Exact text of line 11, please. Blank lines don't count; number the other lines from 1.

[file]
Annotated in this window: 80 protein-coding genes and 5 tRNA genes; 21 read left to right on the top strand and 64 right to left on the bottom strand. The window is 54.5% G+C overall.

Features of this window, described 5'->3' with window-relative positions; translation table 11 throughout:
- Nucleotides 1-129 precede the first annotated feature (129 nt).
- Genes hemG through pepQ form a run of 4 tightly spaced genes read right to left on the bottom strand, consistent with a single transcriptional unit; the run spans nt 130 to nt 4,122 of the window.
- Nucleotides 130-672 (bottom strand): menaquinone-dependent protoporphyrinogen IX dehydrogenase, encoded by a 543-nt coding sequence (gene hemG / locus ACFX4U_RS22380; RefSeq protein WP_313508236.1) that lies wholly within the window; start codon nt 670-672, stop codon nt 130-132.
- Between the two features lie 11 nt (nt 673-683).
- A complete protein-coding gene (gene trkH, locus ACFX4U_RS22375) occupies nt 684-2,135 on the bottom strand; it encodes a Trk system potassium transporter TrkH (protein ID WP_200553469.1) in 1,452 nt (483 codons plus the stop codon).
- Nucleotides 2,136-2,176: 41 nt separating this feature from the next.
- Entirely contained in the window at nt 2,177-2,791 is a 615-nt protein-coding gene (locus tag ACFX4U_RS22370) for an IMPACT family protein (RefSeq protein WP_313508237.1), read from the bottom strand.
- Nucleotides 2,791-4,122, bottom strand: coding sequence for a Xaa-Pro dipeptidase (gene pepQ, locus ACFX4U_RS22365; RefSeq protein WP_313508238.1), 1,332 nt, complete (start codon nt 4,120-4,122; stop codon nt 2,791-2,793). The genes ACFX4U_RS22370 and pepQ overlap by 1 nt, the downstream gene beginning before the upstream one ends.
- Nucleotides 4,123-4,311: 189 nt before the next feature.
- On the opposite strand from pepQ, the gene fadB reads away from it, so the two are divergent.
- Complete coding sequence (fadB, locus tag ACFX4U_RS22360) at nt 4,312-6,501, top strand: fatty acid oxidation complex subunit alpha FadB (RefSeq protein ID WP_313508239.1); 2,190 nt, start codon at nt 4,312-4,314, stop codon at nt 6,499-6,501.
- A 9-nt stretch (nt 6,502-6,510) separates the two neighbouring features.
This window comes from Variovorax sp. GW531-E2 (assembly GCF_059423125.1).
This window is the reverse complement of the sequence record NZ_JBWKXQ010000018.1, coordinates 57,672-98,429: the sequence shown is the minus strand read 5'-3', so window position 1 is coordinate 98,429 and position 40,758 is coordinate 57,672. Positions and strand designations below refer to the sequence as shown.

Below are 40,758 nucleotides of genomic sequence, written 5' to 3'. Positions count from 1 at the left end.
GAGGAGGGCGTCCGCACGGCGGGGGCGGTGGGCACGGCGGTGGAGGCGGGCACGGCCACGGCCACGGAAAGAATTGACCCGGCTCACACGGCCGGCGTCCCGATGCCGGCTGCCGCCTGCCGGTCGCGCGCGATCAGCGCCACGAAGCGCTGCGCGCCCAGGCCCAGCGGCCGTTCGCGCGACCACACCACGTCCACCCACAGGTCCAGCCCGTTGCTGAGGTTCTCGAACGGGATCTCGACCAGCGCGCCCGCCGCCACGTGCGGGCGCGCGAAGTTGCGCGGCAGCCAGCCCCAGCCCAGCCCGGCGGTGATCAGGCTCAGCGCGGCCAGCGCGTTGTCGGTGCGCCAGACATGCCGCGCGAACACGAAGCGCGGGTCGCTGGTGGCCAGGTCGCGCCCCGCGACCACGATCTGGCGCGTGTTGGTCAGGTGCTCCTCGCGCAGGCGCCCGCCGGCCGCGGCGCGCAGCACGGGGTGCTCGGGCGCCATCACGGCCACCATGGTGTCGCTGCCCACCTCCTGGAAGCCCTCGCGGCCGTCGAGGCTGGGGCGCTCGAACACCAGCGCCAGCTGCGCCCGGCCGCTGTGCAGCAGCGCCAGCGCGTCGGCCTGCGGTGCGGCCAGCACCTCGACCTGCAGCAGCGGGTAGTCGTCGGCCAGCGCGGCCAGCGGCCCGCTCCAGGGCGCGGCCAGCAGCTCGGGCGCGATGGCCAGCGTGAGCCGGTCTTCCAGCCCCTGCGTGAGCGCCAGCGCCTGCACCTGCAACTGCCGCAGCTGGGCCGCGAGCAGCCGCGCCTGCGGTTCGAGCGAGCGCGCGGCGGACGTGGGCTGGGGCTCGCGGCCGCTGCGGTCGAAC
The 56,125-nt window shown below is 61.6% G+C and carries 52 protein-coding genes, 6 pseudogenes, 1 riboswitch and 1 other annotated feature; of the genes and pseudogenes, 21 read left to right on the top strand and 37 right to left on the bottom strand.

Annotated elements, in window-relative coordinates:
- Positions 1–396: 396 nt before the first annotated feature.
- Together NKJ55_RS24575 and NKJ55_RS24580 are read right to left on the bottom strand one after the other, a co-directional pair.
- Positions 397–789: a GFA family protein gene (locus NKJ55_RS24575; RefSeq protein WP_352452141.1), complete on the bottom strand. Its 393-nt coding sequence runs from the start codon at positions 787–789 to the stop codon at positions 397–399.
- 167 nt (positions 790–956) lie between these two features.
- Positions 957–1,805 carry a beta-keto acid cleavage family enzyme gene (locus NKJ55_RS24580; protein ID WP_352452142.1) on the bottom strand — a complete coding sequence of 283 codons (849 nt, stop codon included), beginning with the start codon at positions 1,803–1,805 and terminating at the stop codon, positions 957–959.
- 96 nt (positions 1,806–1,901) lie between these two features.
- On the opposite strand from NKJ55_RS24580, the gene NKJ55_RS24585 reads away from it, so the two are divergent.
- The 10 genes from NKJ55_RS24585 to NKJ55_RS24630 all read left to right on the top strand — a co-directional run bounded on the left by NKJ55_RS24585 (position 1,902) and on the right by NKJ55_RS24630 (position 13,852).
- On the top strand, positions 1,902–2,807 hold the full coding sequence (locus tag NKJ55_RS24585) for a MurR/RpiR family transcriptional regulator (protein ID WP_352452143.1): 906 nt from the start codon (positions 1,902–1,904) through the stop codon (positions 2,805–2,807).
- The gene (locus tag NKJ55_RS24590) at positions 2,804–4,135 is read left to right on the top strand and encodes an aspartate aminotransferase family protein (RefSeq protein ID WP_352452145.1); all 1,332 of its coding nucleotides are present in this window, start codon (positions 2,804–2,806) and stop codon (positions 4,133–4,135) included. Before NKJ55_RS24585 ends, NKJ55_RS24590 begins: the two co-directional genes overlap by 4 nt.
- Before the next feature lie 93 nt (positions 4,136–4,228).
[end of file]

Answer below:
- Nucleotides 4,123-4,311: 189 nt before the next feature.